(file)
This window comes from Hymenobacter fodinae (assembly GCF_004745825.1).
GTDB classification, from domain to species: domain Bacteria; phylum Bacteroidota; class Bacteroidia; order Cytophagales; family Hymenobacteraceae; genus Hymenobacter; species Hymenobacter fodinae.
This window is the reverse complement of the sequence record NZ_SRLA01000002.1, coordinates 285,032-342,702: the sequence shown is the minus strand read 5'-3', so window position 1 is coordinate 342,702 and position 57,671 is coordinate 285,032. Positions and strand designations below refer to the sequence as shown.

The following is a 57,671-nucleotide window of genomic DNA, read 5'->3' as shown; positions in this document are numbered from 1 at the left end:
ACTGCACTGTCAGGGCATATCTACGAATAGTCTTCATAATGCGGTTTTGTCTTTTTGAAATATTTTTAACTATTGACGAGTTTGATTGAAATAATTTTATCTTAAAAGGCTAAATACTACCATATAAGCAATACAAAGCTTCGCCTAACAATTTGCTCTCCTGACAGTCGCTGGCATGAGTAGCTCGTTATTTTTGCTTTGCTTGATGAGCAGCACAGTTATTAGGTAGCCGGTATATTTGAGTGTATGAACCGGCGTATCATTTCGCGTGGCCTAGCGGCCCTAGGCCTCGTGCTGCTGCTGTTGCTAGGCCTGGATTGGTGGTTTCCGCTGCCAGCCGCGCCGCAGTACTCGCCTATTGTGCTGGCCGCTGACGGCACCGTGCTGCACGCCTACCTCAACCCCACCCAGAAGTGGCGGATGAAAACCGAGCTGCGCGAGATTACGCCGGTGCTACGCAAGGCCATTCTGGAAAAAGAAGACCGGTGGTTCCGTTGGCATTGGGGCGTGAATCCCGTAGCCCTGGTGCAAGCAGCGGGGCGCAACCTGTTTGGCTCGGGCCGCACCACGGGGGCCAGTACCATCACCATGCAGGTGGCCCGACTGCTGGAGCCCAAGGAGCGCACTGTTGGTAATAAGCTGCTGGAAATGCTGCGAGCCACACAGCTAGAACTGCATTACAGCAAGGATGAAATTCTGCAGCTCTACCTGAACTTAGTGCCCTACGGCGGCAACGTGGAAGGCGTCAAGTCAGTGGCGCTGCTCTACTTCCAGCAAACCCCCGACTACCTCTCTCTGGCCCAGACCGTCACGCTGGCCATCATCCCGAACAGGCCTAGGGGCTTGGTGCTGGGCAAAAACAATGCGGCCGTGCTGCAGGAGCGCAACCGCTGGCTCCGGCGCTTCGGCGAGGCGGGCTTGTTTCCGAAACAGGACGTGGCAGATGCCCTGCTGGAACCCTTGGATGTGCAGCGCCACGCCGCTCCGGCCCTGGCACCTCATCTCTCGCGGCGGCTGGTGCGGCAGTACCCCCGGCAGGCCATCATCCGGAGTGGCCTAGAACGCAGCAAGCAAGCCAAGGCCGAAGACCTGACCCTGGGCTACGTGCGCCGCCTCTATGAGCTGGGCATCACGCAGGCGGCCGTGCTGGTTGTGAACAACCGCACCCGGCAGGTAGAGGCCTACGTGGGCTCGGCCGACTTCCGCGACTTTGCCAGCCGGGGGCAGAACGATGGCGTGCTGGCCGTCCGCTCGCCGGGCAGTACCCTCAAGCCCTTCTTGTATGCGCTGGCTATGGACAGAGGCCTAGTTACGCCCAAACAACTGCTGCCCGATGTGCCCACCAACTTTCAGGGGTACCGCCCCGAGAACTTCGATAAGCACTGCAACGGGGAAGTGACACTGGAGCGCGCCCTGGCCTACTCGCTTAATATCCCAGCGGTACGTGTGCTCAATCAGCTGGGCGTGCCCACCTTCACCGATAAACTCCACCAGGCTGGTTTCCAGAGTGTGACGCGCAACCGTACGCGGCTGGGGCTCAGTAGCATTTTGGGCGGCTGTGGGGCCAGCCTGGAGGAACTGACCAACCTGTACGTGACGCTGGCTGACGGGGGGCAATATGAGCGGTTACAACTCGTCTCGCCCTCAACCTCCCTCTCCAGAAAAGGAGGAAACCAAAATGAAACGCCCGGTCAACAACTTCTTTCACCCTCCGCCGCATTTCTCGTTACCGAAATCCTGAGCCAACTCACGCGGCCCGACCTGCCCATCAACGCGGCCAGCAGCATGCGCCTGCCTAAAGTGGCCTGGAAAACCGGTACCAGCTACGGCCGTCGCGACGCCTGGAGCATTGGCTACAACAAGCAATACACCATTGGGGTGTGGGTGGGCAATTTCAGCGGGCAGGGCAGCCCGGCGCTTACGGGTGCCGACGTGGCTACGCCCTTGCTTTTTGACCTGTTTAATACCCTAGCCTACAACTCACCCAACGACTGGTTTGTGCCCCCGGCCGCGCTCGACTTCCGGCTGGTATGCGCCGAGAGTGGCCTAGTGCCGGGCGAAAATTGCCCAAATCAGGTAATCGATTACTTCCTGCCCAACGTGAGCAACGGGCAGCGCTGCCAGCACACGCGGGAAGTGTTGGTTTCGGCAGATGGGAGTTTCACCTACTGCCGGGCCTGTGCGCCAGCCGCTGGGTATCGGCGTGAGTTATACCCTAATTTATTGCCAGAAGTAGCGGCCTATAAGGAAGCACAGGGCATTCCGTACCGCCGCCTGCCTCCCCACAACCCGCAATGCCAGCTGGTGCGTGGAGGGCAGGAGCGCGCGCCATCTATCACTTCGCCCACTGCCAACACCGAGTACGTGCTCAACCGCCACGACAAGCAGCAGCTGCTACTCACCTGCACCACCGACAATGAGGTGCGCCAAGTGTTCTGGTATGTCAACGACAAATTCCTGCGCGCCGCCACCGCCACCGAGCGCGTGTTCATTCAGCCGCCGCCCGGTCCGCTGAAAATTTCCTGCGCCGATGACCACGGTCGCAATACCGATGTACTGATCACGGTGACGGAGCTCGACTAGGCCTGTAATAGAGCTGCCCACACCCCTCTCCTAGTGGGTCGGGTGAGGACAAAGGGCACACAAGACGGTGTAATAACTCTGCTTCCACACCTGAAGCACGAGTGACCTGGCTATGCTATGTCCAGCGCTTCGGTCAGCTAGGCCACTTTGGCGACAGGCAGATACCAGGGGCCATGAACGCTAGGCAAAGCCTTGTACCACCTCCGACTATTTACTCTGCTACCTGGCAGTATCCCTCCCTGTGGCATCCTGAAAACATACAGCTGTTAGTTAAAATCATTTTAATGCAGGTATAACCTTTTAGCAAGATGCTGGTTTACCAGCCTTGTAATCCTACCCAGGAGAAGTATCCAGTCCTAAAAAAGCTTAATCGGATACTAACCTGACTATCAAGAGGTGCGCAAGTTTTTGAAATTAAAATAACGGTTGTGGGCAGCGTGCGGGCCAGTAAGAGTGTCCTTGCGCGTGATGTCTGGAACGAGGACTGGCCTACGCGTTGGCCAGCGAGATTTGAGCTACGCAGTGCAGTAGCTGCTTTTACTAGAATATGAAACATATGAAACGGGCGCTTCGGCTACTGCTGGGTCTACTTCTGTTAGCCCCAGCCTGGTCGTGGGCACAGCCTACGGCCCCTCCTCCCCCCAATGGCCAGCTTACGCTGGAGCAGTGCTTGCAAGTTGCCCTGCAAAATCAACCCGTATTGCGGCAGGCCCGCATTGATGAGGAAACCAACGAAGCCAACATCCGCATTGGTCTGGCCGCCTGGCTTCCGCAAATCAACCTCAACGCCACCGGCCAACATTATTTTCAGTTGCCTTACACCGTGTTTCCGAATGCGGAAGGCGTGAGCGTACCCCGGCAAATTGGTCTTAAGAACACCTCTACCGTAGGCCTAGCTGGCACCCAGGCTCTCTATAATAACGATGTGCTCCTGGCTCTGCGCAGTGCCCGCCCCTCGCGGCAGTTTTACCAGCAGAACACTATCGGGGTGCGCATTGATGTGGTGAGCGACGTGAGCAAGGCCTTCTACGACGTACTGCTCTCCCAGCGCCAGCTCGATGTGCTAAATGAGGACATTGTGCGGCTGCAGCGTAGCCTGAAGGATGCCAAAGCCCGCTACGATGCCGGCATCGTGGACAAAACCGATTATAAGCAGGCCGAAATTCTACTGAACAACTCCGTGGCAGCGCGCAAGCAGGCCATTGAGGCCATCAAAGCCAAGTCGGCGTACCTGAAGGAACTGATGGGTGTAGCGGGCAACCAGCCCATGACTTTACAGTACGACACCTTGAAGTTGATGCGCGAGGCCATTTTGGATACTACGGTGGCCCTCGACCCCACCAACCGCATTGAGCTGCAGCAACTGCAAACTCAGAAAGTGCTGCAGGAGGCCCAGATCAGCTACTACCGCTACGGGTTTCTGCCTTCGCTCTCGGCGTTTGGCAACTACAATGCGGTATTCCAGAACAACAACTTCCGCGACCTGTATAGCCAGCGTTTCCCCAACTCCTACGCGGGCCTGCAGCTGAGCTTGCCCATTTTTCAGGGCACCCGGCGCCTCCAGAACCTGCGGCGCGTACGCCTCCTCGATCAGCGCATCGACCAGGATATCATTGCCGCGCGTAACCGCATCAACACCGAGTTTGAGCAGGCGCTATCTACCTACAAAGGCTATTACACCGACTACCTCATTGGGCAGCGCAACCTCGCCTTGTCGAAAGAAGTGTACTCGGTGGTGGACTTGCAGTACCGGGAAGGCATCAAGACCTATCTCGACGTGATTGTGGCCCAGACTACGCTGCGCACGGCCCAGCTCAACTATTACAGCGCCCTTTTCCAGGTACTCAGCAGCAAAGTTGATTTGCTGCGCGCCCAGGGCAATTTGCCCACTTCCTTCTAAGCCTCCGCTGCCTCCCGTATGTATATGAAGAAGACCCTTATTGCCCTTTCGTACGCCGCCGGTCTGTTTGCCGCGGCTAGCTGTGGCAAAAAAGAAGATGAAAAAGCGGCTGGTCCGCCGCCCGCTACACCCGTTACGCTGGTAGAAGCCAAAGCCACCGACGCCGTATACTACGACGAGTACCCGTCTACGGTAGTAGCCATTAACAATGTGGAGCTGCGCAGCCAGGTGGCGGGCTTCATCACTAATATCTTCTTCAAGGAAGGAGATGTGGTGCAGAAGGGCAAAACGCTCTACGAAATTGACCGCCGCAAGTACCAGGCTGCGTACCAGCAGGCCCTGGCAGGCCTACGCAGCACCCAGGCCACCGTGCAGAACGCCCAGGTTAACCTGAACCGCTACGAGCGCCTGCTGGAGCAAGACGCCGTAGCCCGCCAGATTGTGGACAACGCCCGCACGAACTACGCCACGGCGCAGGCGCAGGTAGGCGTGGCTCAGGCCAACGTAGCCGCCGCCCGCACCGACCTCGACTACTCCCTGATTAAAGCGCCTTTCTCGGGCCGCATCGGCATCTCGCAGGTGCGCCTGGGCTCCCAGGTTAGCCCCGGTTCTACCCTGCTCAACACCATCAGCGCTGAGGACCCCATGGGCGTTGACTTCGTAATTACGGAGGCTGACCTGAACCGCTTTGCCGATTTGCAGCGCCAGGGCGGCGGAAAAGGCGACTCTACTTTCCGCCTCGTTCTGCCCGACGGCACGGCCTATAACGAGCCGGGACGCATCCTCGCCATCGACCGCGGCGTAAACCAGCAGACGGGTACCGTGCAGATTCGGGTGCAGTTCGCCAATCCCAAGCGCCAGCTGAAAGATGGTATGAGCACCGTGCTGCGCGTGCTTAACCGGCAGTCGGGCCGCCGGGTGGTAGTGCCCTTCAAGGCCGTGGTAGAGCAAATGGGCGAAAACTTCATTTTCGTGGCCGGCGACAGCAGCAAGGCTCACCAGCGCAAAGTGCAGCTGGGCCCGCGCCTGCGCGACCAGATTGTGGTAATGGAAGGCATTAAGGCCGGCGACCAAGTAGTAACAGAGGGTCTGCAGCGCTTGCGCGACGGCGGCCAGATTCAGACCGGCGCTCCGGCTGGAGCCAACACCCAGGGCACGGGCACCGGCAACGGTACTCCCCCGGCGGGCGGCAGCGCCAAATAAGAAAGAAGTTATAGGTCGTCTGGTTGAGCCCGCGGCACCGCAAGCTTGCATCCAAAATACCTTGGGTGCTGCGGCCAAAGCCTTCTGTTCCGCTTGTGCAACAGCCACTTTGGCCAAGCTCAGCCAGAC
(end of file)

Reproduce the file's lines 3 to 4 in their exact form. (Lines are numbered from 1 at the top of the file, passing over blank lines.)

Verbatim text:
This window is the reverse complement of the sequence record NZ_SRLA01000002.1, coordinates 285,032-342,702: the sequence shown is the minus strand read 5'-3', so window position 1 is coordinate 342,702 and position 57,671 is coordinate 285,032. Positions and strand designations below refer to the sequence as shown.

The following is a 57,671-nucleotide window of genomic DNA, read 5'->3' as shown; positions in this document are numbered from 1 at the left end: